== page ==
Ahhh, the amazing complexities of being human.
So very often I will hear someone say that if they laugh or even chuckle, that they feel guilty. Somehow they feel that if they are not exhibiting intense pain at every moment – that perhaps they are not honoring their loved one. As you might imagine, I believe otherwise.
I have often shared that on the day I learned that my son Mike was dead, at only 23 years old and by his own hand, there was laughter in my home.
Yes, there was sobbing. The sort that shakes your entire being. The sort of crying that feels as though a permanent trail is being carved into your face. The pain was intense. The heartbreak was real. And yet, there was laughter.
And yes, I was one of the people that smiled and laughed. Many stories of things Mike said and did were shared that day and many times since. Because Mike was a person who loved to laugh, to do silly things, to push the buttons of others – a big part of sharing these stories was once again experiencing the thoughts and feelings when these things first occurred. This brought about longing to once again hug my boy, but it also resulted n chuckles and some outright laughter.
No, sharing these warm memories and even the laughter did not in any way diminish my love for Mike or the grief that I felt knowing he would not walk into the room again, that in fact, Mike had died.
These feelings existed within me at the same time. Along with many other emotions. I felt gratitude that I had been given this special person to love and have in my world for 23 years. I felt worried and even fear for my husband and surviving sons. I felt nurtured and cared for by all of them and the many amazing people who reached out in love.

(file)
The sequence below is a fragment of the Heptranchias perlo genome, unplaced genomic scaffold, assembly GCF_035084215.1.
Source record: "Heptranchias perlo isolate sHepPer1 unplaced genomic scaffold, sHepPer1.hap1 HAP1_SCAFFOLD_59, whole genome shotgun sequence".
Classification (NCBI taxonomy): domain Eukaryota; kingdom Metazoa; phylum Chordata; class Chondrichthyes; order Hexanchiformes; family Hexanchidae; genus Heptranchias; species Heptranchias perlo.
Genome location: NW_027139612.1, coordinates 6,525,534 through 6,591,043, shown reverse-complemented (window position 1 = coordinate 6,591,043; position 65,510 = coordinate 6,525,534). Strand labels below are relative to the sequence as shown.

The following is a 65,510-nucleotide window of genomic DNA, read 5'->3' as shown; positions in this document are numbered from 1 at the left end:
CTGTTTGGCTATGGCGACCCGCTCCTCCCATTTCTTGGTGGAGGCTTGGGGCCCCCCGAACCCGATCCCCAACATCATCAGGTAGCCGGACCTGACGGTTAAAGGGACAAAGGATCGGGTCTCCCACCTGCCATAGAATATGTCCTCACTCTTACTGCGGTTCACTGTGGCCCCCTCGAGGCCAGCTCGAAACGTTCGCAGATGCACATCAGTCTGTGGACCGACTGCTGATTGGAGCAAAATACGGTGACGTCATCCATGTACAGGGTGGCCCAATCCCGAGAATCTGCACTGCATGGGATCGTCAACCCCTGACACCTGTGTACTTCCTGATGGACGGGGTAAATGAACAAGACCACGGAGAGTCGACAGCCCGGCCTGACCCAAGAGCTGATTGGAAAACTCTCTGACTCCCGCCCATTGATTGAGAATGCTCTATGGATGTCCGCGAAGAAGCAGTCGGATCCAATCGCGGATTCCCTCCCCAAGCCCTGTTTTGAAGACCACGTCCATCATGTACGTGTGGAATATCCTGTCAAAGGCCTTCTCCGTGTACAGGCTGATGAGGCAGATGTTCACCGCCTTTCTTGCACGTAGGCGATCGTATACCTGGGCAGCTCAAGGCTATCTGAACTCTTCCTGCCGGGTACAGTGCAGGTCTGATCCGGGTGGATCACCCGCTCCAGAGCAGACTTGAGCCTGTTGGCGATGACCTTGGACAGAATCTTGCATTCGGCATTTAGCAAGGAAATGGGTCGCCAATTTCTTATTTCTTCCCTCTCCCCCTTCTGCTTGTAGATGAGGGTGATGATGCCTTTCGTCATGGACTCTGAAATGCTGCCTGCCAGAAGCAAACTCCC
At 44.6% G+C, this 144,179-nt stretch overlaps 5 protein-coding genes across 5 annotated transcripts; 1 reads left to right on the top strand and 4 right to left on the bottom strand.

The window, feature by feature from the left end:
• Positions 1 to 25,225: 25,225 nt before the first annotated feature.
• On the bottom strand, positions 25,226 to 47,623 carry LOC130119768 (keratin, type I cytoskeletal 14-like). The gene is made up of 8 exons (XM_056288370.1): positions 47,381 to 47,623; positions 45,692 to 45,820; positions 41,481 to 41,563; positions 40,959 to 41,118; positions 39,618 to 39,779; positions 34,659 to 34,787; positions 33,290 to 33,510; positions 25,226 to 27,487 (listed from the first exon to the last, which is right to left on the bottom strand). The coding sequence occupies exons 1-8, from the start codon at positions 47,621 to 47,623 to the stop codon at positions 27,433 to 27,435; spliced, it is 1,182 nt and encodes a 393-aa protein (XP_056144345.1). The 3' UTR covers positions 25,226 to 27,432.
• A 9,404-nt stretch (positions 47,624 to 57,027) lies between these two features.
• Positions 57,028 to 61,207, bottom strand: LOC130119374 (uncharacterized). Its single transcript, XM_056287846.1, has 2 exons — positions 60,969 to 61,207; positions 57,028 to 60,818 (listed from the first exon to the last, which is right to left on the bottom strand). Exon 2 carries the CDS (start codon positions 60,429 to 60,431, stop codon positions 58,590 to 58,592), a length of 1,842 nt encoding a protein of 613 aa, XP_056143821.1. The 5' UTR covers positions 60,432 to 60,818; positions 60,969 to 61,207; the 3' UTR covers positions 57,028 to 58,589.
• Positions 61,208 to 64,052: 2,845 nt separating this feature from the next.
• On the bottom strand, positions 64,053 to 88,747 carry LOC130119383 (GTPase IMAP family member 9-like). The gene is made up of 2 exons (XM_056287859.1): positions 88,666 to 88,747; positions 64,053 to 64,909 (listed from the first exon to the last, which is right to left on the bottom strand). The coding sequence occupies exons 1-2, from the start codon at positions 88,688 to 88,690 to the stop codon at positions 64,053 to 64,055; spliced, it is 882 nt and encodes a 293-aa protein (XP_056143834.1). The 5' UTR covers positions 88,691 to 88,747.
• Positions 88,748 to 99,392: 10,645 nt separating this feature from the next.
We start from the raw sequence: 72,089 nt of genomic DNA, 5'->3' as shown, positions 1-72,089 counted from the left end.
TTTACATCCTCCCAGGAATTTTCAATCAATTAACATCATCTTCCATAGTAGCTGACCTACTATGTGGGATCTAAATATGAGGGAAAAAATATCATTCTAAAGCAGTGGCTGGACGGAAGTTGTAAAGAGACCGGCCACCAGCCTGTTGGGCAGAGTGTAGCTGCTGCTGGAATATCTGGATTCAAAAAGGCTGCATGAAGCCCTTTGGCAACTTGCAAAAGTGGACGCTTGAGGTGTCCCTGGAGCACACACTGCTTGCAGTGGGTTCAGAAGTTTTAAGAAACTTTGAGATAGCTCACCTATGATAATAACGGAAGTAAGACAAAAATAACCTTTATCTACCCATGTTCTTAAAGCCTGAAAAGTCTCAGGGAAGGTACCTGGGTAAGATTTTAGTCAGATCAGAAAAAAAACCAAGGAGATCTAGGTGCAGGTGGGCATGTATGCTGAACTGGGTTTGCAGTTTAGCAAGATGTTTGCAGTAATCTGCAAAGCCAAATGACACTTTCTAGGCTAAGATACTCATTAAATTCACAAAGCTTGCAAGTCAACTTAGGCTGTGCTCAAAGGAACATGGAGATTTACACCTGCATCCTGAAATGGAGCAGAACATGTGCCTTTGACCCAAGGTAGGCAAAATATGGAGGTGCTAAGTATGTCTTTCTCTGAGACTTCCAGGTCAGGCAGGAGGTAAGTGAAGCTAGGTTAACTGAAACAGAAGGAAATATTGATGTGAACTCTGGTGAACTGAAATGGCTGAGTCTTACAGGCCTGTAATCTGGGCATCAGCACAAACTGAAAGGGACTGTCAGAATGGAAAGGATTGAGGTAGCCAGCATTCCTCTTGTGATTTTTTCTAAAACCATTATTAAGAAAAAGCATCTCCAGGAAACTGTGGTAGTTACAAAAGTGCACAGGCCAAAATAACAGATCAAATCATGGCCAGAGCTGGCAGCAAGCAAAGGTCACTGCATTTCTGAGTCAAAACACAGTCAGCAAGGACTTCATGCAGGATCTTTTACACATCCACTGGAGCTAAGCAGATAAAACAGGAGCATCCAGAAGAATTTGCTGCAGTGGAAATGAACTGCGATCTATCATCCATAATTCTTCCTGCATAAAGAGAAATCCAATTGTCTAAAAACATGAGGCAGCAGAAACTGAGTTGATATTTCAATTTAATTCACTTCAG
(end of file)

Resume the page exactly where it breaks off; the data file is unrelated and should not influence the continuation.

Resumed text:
We can and do often experience many feelings at one time. At this moment, I’m feeling calm and relaxed. I feel a wee bit of sadness that Mike can’t heckle me about my feelings right now while I’m typing this. I know he would have a lot to say.
Even while holding those feelings I am happy and grateful to the amazing teacher and mentor who just interviewed me for business. And I also am a bit worried about someone that I care about who is experiencing a health issue.
Yes, all of these feelings and more are co-existing within me at this moment. Humans are multi-faceted, complicated beyond comprehension and absolutely capable of feeling many things at one time.
It’s okay to smile. It’s okay to enjoy a meal or an outing, a book or a movie. It’s okay to think about something different and become completely absorbed in that thought or experience. Even when your grief is very new, raw and intense.
Feeling moments of respite, even joy does not mean that you don’t love the person you are grieving with your entire being. It simply means that you are quite wonderfully human.